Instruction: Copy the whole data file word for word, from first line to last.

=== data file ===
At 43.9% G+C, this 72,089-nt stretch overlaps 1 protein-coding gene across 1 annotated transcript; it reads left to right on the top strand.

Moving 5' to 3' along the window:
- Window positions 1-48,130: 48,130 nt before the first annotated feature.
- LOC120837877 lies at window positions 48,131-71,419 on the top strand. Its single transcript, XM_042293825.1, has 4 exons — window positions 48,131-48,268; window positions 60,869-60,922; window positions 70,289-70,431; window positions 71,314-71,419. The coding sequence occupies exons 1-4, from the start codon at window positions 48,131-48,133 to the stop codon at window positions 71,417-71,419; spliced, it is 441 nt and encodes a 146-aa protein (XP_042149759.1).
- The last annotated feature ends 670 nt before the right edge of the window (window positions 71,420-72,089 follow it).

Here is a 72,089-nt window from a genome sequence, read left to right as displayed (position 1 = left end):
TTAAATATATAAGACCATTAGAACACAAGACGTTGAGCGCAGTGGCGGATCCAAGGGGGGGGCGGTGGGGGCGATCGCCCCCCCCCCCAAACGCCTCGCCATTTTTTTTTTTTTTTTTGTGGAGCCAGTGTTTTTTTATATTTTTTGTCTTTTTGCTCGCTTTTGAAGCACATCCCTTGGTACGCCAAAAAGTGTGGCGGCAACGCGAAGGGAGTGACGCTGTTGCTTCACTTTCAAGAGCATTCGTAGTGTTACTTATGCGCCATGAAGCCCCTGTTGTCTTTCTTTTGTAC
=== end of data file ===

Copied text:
At 43.9% G+C, this 72,089-nt stretch overlaps 1 protein-coding gene across 1 annotated transcript; it reads left to right on the top strand.

Moving 5' to 3' along the window:
- Window positions 1-48,130: 48,130 nt before the first annotated feature.
- LOC120837877 lies at window positions 48,131-71,419 on the top strand. Its single transcript, XM_042293825.1, has 4 exons — window positions 48,131-48,268; window positions 60,869-60,922; window positions 70,289-70,431; window positions 71,314-71,419. The coding sequence occupies exons 1-4, from the start codon at window positions 48,131-48,133 to the stop codon at window positions 71,417-71,419; spliced, it is 441 nt and encodes a 146-aa protein (XP_042149759.1).
- The last annotated feature ends 670 nt before the right edge of the window (window positions 71,420-72,089 follow it).

Here is a 72,089-nt window from a genome sequence, read left to right as displayed (position 1 = left end):
TTAAATATATAAGACCATTAGAACACAAGACGTTGAGCGCAGTGGCGGATCCAAGGGGGGGGCGGTGGGGGCGATCGCCCCCCCCCCCAAACGCCTCGCCATTTTTTTTTTTTTTTTTGTGGAGCCAGTGTTTTTTTATATTTTTTGTCTTTTTGCTCGCTTTTGAAGCACATCCCTTGGTACGCCAAAAAGTGTGGCGGCAACGCGAAGGGAGTGACGCTGTTGCTTCACTTTCAAGAGCATTCGTAGTGTTACTTATGCGCCATGAAGCCCCTGTTGTCTTTCTTTTGTAC